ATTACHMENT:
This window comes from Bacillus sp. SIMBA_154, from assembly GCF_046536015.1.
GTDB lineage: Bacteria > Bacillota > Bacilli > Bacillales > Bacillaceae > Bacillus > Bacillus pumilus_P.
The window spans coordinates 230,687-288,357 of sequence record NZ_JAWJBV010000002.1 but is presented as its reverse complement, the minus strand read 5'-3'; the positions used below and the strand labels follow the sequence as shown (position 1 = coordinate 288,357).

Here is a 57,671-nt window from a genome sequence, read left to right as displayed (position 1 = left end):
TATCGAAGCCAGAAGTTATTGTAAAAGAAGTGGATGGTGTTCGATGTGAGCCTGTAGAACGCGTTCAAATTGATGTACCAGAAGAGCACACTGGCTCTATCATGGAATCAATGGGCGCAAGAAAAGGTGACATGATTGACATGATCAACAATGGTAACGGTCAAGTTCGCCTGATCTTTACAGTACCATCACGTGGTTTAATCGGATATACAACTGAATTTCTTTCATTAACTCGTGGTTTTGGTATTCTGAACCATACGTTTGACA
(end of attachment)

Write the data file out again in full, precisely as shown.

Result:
This window comes from Bacillus sp. SIMBA_154, from assembly GCF_046536015.1.
GTDB lineage: Bacteria > Bacillota > Bacilli > Bacillales > Bacillaceae > Bacillus > Bacillus pumilus_P.
The window spans coordinates 230,687-288,357 of sequence record NZ_JAWJBV010000002.1 but is presented as its reverse complement, the minus strand read 5'-3'; the positions used below and the strand labels follow the sequence as shown (position 1 = coordinate 288,357).

Here is a 57,671-nt window from a genome sequence, read left to right as displayed (position 1 = left end):
TATCGAAGCCAGAAGTTATTGTAAAAGAAGTGGATGGTGTTCGATGTGAGCCTGTAGAACGCGTTCAAATTGATGTACCAGAAGAGCACACTGGCTCTATCATGGAATCAATGGGCGCAAGAAAAGGTGACATGATTGACATGATCAACAATGGTAACGGTCAAGTTCGCCTGATCTTTACAGTACCATCACGTGGTTTAATCGGATATACAACTGAATTTCTTTCATTAACTCGTGGTTTTGGTATTCTGAACCATACGTTTGACA